Mukhtar Ablyazov: convicted fraudster accused of interfering with democratic elections

The fugitive Oligarch Mukhtar Ablyazov, described as “the world’s richest fraudster”, has come under fire for his attempts to destabilise Kazakhstan’s presidential elections, called after the surprise resignation of President Nursultan Nazarbayev in March. Nazarbayev had ruled the country for 29 years, overseeing it’s transition from a Soviet republic to a democratic free-market economy, the fastest growing in Central Asia.

From his position of luxurious exile in France - Ablyazov faces a lifetime in jail in Kazakhstan having been handed sentences for embezzlement and murder - the fugitive has been encouraging dissent in his home country, inciting illegal demonstrations and other acts which have seen a number of arrests for disorder. His aim is to bring down the government, and to portray Kazakhstan’s Presidential elections, which are to be monitored and overseen by observers from the OSCE, as well as record numbers of international journalists, as corrupt. 

His vehement and distasteful attacks on the former President, however, are somewhat at odds with previous comments he has made about the man who entrusted him with high office, and helped him to rise above his modest roots to become a major political player.

In a video seen by EU Today, addressing his remarks to Nazarbayev Ablyazov states “I regret that I did not fully understand how much you did for me as a person. Working with you I learned a lot, no matter how difficult those times were, these were the happiest years of my life… its a pity this wasn’t understood at the time”.

Under Nazarbayev’s guidance, Ablyazov, born into a modest working family, was to become a government minister, with a portfolio covering Energy, Industry, and Trade. However, in 2002 he was accused and found guilty of “abusing official powers as a minister”, receiving a six year prison sentence. He was granted clemency, and released after serving just 10 months, on the understanding that he would withdraw from the world of politics and government.

Following his release Ablyazov was eventually to become head of Kazakhstan’s largest financial institution, the BTA Bank, which he would go on to systematically defraud of some $7.6 billion.

In 2001 Ablyazov had founded a political party, Democratic Choice of Kazakhstan (DCK/DVK), ostensibly to challenge his one-time mentor, and the man to whom he expressed the greatest of gratitude, he expressed gratitude towards, Nazarbayev. This erstwhile and somewhat unconvincing  political party has now become something of a vehicle for him to present himself as a politically persecuted oppositionist, in an attempt to sanitise his past, as well as providing him with a veneer of “legitimacy” for his subversive activities.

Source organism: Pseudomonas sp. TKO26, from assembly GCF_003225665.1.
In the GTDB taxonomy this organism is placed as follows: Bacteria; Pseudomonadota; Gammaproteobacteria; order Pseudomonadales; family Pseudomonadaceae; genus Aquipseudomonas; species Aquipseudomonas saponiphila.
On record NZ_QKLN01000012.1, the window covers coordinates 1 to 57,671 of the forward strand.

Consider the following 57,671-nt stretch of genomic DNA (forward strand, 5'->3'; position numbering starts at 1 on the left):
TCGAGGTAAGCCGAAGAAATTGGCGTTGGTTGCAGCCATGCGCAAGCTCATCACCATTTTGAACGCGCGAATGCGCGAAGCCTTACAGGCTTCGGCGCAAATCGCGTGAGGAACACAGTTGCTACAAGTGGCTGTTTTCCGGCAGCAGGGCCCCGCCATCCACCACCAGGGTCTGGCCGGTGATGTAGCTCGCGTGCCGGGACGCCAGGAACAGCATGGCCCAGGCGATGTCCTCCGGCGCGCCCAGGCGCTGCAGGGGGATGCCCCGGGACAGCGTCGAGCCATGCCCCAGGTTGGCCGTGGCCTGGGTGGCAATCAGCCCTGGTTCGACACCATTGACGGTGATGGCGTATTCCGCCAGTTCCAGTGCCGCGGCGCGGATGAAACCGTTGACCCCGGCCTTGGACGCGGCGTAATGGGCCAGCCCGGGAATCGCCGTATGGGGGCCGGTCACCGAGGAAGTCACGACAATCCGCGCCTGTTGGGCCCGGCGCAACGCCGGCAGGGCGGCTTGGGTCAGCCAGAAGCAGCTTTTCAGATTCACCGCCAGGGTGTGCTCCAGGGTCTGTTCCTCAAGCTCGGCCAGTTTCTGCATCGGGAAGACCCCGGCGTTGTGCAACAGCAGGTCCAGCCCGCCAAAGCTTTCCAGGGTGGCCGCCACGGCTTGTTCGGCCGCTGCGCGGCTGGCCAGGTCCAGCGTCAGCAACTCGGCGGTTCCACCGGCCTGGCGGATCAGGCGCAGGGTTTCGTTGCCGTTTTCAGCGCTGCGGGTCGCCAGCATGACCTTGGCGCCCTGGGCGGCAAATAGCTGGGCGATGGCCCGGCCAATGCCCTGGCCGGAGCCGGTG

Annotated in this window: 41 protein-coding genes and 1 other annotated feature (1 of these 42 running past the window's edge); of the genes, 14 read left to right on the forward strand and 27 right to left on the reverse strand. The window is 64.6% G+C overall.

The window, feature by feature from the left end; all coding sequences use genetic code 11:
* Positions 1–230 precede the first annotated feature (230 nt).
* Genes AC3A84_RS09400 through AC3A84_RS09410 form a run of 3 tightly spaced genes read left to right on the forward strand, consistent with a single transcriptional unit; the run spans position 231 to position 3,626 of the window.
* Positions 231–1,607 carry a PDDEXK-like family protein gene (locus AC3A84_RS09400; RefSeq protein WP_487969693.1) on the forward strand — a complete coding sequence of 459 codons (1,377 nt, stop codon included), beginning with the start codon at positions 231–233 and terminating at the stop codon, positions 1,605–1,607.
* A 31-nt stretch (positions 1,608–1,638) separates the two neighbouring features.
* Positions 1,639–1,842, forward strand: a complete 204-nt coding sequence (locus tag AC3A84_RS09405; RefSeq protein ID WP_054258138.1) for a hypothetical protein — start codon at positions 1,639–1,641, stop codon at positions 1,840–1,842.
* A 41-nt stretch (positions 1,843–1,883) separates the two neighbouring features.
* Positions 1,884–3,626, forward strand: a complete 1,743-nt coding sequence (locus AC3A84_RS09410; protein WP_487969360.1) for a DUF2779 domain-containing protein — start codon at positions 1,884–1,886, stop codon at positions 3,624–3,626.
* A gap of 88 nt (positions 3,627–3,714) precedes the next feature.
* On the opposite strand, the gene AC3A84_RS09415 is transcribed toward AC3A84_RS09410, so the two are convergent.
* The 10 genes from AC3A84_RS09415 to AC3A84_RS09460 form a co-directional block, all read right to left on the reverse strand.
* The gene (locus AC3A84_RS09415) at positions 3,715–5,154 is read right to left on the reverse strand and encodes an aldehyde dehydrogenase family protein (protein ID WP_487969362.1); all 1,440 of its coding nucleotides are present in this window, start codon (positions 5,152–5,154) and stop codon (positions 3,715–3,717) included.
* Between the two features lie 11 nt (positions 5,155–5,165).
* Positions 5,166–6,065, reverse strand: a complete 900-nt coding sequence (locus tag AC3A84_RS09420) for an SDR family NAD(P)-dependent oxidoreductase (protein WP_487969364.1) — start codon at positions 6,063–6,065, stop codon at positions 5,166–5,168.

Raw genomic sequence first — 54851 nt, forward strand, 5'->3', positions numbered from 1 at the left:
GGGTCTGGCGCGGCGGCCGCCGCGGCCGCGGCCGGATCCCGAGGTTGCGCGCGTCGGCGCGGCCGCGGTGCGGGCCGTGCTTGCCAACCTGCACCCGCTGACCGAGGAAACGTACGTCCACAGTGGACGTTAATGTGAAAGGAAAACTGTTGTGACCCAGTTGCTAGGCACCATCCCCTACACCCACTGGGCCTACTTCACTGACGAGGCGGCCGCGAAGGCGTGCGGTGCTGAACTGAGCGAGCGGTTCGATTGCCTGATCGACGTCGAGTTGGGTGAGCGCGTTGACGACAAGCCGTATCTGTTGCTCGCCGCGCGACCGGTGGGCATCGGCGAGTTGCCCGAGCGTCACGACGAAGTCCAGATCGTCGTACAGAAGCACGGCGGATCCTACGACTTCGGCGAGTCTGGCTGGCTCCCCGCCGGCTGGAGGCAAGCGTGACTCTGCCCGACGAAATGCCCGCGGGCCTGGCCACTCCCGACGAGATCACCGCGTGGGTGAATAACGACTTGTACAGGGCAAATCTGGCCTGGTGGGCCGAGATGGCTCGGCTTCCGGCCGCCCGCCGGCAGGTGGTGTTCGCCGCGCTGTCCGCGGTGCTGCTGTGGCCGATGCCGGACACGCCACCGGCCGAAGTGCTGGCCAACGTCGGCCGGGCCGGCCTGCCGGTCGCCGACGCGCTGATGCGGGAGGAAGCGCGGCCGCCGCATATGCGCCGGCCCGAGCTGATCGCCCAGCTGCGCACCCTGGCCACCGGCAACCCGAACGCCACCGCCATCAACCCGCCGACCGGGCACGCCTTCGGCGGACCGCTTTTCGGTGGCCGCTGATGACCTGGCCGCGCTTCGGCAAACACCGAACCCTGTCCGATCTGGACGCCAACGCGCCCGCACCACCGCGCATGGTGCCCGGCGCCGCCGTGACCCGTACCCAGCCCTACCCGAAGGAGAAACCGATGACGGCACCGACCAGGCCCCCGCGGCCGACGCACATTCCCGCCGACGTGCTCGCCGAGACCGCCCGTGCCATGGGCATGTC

But he does not restrict his political activities to his native Kazakhstan. In 2017 he claimed that he had personally financed the so-called Tulip Revolution in Kyrgyzstan, which followed that country’s 2005 parliamentary elections. In the ensuing unrest at least three people were killed, with scores being injured. 

In the EU Ablyazov seeks to exert influence in both the European Parliament and the Parliamentary Assembly of the Council of Europe (PACE) using another vehicle of convenience, this time a fake human rights NGO, the Open Dialogue Foundation (ODF), which he allegedly founded and continues to fund with the laundered proceeds of his crimes. It is very difficult for a politician to be seen to be refusing the advances of human rights activists, of course, but this one has an agenda that is tailored to suit Ablyazov’s needs precisely. 

Under the guise of defending the rights of Ablyazov the “persecuted oppositionist”, ODF orchestrates its campaigns in such a way as to undermine the legitimate government of Kazakhstan, and in particular the former president. 

However, this ingenious tool may now be lost to Ablyazov, as ODF has been exposed to allegations that it is complicit in his criminal activities, and that it may have received laundered funds, a mistake that could cost Ablyazov dearly.

EU Today is aware that at the time of writing, individual politicians, in particular Members of the European Parliament who have engaged with the activities of ODF in lobbying for Ablyazov’s interests, have been subject to questions concerning any financial or other benefits they may have received in return for their support. 

Mukhtar Ablyazov’s betrayal of the trust placed in him, and his attempts to undermine and corrupt democratic processes and institutions at home and abroad tell a story of duplicity, dishonesty, and greed, on a grand and unprecedented scale. 

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Phillipe Jeune

Phillipe Jeune

Phillipe Jeune is a Paris-based freelance journalist, and an occasional contributor to EU Today. He has a background in intelligence gathering, and he specialises in business matters, with a particular interest in Central Asia and the Middle East.

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